The UN Recognizes The Female-Led ‘Black Mamba Anti-Poaching Unit’ For Their Conservation Efforts

When Cecil the Lion was lured out of a protected game reserve, shot, skinned and beheaded by Walter Palmer back in July, the world turned its gaze on the grim realities of poaching. For a week, our feeds were flooded with horrifying images that left us hamstrung between outrage and hopelessness…until attentions turned elsewhere and most people carried on with their lives.

In Palmer, the endangered-animals-in-Africa story had a great, white-toothed, remorseless villain. But it didn’t really have any heroes.

Enter the Black Mamba Anti-Poaching Unit. On September 8, this majority-female unit of South African rangers was presented the Champions of the Earth Award in the Inspiration and Action category by the UN Environment Programme (UNEP). The Black Mambas are the heroes we need. They’re boots on the ground, in the bush, removing snares (over 1000 since their inception in 2013), and leading the charge to put illegal poachers where they belong: in jail.

The deadly black mamba snake is named for its inky-colored mouth. Should one strike you, you have a very scarce chance of surviving. That’s what the The Black Mamba Anti-Poaching Unit is all about. They’re sinking their collective teeth into sh*tty people doing sh*tty things to wild animals. Like the snake, this team is fast moving, and capable of striking at a considerable range. In just two years, they’ve reduced snaring by 76 percent, helped to arrest six poachers, and halted action in five poaching camps. This is huge — particularly in a region in which we’re seeing the rapid disappearance of not just lions, but also rhinoceros, leopards, elephants, and hippos. In 2014, 1,215 rhinos were killed in South Africa alone.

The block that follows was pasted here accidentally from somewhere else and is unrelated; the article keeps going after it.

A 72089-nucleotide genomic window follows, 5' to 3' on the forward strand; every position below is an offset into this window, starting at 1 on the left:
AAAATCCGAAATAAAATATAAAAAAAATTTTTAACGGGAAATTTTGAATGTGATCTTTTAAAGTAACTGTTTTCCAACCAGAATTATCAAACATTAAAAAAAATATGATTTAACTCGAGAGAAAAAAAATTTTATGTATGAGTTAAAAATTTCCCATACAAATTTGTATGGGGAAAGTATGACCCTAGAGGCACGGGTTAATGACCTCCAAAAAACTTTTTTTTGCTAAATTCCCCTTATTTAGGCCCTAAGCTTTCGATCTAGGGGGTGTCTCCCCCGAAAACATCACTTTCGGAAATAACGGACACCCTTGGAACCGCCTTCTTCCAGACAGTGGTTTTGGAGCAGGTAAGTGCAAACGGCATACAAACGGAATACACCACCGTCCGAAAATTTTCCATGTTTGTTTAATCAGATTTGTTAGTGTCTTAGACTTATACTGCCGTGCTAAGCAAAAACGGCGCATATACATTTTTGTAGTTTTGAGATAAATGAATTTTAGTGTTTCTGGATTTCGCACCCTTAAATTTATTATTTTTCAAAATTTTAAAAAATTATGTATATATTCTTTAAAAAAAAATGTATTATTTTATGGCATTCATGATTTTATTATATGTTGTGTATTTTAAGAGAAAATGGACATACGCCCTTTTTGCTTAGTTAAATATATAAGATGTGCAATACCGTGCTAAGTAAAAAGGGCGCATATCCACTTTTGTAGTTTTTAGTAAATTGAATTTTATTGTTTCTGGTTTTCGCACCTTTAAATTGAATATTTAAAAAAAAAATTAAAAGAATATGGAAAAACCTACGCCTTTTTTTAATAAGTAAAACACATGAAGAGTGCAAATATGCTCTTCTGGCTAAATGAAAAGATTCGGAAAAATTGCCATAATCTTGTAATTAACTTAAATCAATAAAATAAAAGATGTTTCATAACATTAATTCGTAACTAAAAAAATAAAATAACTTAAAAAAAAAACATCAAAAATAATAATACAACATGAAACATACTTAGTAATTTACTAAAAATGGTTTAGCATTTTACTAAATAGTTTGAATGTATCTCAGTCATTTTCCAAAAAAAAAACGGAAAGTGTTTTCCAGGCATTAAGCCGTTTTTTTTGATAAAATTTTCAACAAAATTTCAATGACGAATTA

UNEP Executive Director Achim Steiner said:

The Black Mambas highlight the importance and effectiveness of local knowledge and commitment. Their many successes are a result of their impressive courage and determination to make a difference in their community. The Black Mambas are an inspiration not only locally, but across the world to all those working to eliminate the scourge of the illegal wildlife trade.

The success of The Black Mambas speaks loudly to the power of community and grassroots movements. Upset about something? Sure, post it on Facebook so that we can all be aware of what’s going on in the world. There is value in that. But then make something happen. Act.

Here’s hoping that these fierce defenders of the natural world will continue to inspire people around the globe while helping preserve precious animal species in South Africa.